• signs/symptoms-physical (danger signs of pregnancy and when to notify provider)
  • substance use cessation (alcohol)
Category: Case Management
Targets and Client-specific Information:
  • medical/dental care (referred to tribal health services for medical care and medications)
  • nutritionist care: (referred to clinic nutritionist and food pantry)
Category: Surveillance
Targets and Client-specific Information:
  • medical/dental care (little support; adherence, status, and adequacy of care/resources)
  • nutritionist care (little support; adherence, status, and adequacy of diet/resources/services)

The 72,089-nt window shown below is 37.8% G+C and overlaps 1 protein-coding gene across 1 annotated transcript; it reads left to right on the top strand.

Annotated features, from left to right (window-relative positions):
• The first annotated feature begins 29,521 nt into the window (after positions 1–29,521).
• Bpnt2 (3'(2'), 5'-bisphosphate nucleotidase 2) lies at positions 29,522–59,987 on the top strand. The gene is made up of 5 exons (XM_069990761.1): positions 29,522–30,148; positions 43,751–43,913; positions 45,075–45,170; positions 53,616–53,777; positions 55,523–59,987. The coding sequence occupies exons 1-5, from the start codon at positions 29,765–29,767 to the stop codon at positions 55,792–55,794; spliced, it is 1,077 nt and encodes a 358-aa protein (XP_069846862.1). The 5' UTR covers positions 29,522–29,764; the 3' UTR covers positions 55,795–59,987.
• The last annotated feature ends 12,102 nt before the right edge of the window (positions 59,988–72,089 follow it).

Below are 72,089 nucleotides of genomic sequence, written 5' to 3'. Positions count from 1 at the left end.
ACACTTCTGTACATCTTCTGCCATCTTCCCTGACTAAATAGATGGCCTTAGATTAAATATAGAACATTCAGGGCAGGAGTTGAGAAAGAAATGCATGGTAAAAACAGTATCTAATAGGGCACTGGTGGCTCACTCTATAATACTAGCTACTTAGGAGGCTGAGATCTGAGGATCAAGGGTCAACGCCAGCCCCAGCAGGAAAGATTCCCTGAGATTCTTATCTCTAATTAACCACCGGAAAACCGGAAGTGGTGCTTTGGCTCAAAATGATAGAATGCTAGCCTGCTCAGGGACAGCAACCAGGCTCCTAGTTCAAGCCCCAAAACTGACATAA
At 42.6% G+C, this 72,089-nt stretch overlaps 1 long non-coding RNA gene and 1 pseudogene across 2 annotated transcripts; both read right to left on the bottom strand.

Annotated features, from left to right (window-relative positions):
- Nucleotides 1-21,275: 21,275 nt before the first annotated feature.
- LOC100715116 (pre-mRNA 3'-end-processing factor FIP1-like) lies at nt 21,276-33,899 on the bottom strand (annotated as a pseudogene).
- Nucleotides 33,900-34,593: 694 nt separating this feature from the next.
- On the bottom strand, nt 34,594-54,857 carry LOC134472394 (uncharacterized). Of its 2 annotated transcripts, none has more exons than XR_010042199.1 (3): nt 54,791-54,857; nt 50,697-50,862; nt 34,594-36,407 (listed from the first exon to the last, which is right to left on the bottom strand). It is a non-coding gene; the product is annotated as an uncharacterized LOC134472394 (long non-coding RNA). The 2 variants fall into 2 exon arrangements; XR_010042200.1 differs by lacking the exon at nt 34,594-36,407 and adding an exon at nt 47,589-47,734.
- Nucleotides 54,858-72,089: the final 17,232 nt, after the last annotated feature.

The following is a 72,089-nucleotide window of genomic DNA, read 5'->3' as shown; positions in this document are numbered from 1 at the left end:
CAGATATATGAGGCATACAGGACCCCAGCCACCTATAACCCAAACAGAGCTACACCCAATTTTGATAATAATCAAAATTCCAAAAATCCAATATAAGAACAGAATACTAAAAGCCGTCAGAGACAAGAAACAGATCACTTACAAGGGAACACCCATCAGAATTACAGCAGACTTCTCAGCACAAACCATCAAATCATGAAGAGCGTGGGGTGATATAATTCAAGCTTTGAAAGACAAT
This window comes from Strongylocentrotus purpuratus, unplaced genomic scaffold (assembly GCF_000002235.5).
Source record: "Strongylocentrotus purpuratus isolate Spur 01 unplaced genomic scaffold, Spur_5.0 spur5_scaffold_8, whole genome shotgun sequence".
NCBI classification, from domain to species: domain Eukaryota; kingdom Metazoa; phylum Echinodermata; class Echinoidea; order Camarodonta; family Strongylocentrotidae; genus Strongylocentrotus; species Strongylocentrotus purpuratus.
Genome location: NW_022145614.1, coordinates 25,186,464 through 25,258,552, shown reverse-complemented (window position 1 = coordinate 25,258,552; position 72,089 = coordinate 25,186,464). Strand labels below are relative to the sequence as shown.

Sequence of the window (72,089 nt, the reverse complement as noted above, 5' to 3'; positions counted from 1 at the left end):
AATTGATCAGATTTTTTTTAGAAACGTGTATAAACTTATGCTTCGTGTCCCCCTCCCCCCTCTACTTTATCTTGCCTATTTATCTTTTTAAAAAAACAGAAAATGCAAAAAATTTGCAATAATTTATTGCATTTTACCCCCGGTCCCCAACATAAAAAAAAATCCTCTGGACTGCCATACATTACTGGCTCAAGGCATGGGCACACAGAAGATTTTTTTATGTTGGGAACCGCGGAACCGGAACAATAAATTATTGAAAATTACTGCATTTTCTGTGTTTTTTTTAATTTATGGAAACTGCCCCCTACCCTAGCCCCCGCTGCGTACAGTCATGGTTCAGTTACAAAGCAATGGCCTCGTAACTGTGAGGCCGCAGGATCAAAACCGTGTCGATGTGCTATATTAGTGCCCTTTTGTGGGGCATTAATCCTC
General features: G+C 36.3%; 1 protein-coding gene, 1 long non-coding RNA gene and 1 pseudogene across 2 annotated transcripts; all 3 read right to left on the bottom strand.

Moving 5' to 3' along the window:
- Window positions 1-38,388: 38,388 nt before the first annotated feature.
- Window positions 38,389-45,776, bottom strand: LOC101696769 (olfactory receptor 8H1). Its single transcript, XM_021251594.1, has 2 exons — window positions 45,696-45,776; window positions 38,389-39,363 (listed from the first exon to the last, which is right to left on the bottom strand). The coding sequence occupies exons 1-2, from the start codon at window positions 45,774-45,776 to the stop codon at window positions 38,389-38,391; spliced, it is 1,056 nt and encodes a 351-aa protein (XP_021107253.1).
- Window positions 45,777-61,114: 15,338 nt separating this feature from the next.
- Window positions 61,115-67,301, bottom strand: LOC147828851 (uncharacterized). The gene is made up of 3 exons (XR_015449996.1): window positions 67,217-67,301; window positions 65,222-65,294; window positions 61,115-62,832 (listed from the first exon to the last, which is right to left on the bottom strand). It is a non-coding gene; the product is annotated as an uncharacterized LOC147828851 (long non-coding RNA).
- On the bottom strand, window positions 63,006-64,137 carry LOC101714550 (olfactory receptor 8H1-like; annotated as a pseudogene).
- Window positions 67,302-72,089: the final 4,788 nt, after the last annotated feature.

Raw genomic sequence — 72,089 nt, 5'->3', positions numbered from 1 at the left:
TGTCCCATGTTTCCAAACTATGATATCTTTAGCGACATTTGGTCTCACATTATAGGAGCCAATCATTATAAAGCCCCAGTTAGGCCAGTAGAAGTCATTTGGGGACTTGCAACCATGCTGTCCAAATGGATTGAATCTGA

• signs/symptoms-physical (weight gain, proteinuria, vital signs, danger signs)
     
Problem Rating Scale for Outcomes
Knowledge: 2-minimal knowledge (expressed interest in learning about pregnancy)
Behavior: 2-rarely appropriate behavior (had not followed through with care)
Status: 3-moderate signs and symptoms (1+ proteinuria but no edema, elevated blood pressure)

Domain: Health-related Behaviors

Problem: Substance use (low priority: provide interventions and rate if evidence of substance use)

Problem Classification Scheme
Modifiers: Individual and Potential
Risk Factors:
  • Julie admitted to social drinking prior to pregnancy; no evidence that she is drinking now.